Next steps: Athletic director Blake James also issued a statement saying the school was aware of the indictments in the case, and would cooperate with any review of the matter.

OKLAHOMA STATE

Who's accused: Assistant coach Lamont Evans.


Why: He allegedly took he took bribes to influence star athletes to go to certain agents. According to FBI papers, he expected $2,000 a month for his services. He said it was necessary to use his influence over the youngsters early in their college careers because many of them are ''one and done,'' meaning they play one year of college ball before joining the NBA, according to court papers.

Fallout: Evans has been suspended. New coach Mike Boynton goes into his first season without his top assistant.

Next steps: Evans is to appear in court in New York's Southern District on Oct. 10.

SOUTHERN CALIFORNIA

Who's accused: Assistant coach Tony Bland.


Why: According to the Orange County Register, Bland allegedly received bribes to steer players to agents and facilitated payments of $9,000 to the families of two unidentified Trojans players. Bland also is accused of accepting $13,000 during a meeting July 29 in Las Vegas with Christian Dawkins, a former agent with ASM Sports,

Fallout: Bland has been placed on administrative leave. He appeared in federal court in Tampa, Florida, on Tuesday.

Next steps: USC said it appointed former FBI Director Louis J. Freeh to conduct an internal investigation.

ALABAMA

Who's accused: Basketball administrator Kobie Baker.


Why: Athletic director Greg Byrne said in a statement that there was an internal review of the basketball program resulting from a wave of arrests in the federal bribery probe, and Baker has resigned. An athletic department spokeswoman declined to elaborate on the reason for Baker's resignation.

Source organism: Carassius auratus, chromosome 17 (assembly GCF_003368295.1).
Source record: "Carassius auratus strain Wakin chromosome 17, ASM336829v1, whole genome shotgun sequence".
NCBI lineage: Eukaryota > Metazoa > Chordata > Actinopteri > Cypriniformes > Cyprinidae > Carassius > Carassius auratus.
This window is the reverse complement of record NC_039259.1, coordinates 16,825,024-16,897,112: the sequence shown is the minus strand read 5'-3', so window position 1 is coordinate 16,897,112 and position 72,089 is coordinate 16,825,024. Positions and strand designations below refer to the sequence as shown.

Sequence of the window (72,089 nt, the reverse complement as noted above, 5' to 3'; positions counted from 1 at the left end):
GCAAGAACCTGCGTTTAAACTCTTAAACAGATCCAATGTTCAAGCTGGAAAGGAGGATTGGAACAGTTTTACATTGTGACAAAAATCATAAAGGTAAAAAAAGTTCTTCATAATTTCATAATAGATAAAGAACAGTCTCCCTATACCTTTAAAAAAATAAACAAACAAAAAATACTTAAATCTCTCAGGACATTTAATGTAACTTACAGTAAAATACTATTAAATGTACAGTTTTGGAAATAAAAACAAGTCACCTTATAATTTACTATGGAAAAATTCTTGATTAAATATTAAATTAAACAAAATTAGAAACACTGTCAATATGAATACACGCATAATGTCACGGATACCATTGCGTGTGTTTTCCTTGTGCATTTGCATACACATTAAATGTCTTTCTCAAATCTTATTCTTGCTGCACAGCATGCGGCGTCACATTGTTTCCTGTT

Fallout: It may be limited. Byrne said the review has not identified any NCAA or SEC rules violations, nor the involvement of any other coach or staff member.

Next steps: Byrne said the school will continue to be proactive in its compliance efforts.
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NCAA coaches charged with corruption
September 26, 2017


Four assistant college basketball coaches were among those arrested on federal corruption charges Tuesday after they were caught taking bribes to steer NBA-destined players toward certain sports agents and financial advisers, authorities said.

Auburn assistant Chuck Person, Oklahoma State assistant Lamont Evans, Arizona assistant Emanuel Richardson and USC assistant Tony Bland were named in court documents on Tuesday.

James Gatto, the director of global sports marketing at Adidas, was also targeted in the probe, as well as financial advisers and managers.

"The picture painted by the charges brought today is not a pretty one," Joon H. Kim, the acting United States Attorney for the Southern District of New York, said at a Tuesday news conference.

"Coaches at some of the nation's top programs soliciting and accepting cash bribes. Managers and financial advisers circling blue-chip prospects like coyotes. And employees of one of the world's largest sportswear companies secretly funneling cash to the families of high school recruits.

"For the 10 charged men, the madness of college basketball went well beyond the Big Dance in March. Month after month, the defendants exploited the hoop dreams of student-athletes around the country, allegedly treating them as little more than opportunities to enrich themselves through bribery and fraud schemes."

Court papers show the FBI has been investigating the criminal influence of money on charges and student athletes affiliated with the NCAA since 2015.

NCAA president Mark Emmert was troubled by the corruption charges.